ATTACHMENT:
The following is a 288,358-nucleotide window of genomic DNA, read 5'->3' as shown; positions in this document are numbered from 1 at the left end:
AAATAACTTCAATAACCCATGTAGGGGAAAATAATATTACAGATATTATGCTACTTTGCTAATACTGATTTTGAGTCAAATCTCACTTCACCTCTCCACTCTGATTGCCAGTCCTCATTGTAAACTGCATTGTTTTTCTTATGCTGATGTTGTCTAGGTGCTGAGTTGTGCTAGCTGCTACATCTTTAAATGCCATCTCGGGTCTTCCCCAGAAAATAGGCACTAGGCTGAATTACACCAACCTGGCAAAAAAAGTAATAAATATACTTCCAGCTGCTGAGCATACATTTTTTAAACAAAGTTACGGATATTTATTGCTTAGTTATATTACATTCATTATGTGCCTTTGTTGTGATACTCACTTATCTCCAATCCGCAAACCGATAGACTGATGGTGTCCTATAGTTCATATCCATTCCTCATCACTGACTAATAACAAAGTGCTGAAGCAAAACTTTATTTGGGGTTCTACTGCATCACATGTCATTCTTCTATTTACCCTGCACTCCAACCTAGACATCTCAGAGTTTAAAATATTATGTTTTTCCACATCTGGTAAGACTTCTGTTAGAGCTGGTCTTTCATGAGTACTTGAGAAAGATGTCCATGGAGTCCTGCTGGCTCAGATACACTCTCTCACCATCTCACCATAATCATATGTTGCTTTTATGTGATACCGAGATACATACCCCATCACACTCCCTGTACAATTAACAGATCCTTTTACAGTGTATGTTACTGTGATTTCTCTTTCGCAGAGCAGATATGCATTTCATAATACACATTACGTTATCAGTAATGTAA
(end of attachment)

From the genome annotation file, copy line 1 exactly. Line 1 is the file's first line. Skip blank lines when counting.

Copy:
The following is a 288,358-nucleotide window of genomic DNA, read 5'->3' as shown; positions in this document are numbered from 1 at the left end: